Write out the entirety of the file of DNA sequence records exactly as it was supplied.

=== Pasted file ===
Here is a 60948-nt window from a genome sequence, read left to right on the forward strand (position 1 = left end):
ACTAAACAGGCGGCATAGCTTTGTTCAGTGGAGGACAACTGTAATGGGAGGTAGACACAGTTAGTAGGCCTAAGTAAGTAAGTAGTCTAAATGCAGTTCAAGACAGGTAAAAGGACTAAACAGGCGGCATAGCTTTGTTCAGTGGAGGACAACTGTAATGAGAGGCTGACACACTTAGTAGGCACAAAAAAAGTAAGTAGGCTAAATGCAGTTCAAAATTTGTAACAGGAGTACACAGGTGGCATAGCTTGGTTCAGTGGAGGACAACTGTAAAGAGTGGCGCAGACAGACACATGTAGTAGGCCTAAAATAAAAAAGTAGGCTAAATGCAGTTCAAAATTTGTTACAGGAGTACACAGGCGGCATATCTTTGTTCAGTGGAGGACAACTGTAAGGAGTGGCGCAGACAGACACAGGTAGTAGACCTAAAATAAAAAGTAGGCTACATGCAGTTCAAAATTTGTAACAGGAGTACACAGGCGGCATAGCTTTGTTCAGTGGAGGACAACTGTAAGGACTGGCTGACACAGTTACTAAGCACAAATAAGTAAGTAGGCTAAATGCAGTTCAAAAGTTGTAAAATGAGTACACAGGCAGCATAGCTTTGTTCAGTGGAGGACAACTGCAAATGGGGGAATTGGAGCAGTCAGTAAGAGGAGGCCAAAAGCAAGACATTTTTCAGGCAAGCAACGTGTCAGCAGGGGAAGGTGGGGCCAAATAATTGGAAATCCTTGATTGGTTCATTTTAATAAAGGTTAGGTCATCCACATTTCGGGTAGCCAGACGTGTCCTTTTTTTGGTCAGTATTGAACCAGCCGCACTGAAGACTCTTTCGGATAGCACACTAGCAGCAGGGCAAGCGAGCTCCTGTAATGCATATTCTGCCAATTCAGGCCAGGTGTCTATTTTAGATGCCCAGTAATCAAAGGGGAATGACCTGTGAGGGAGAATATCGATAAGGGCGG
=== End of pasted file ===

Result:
Here is a 60948-nt window from a genome sequence, read left to right on the forward strand (position 1 = left end):
ACTAAACAGGCGGCATAGCTTTGTTCAGTGGAGGACAACTGTAATGGGAGGTAGACACAGTTAGTAGGCCTAAGTAAGTAAGTAGTCTAAATGCAGTTCAAGACAGGTAAAAGGACTAAACAGGCGGCATAGCTTTGTTCAGTGGAGGACAACTGTAATGAGAGGCTGACACACTTAGTAGGCACAAAAAAAGTAAGTAGGCTAAATGCAGTTCAAAATTTGTAACAGGAGTACACAGGTGGCATAGCTTGGTTCAGTGGAGGACAACTGTAAAGAGTGGCGCAGACAGACACATGTAGTAGGCCTAAAATAAAAAAGTAGGCTAAATGCAGTTCAAAATTTGTTACAGGAGTACACAGGCGGCATATCTTTGTTCAGTGGAGGACAACTGTAAGGAGTGGCGCAGACAGACACAGGTAGTAGACCTAAAATAAAAAGTAGGCTACATGCAGTTCAAAATTTGTAACAGGAGTACACAGGCGGCATAGCTTTGTTCAGTGGAGGACAACTGTAAGGACTGGCTGACACAGTTACTAAGCACAAATAAGTAAGTAGGCTAAATGCAGTTCAAAAGTTGTAAAATGAGTACACAGGCAGCATAGCTTTGTTCAGTGGAGGACAACTGCAAATGGGGGAATTGGAGCAGTCAGTAAGAGGAGGCCAAAAGCAAGACATTTTTCAGGCAAGCAACGTGTCAGCAGGGGAAGGTGGGGCCAAATAATTGGAAATCCTTGATTGGTTCATTTTAATAAAGGTTAGGTCATCCACATTTCGGGTAGCCAGACGTGTCCTTTTTTTGGTCAGTATTGAACCAGCCGCACTGAAGACTCTTTCGGATAGCACACTAGCAGCAGGGCAAGCGAGCTCCTGTAATGCATATTCTGCCAATTCAGGCCAGGTGTCTATTTTAGATGCCCAGTAATCAAAGGGGAATGACCTGTGAGGGAGAATATCGATAAGGGCGG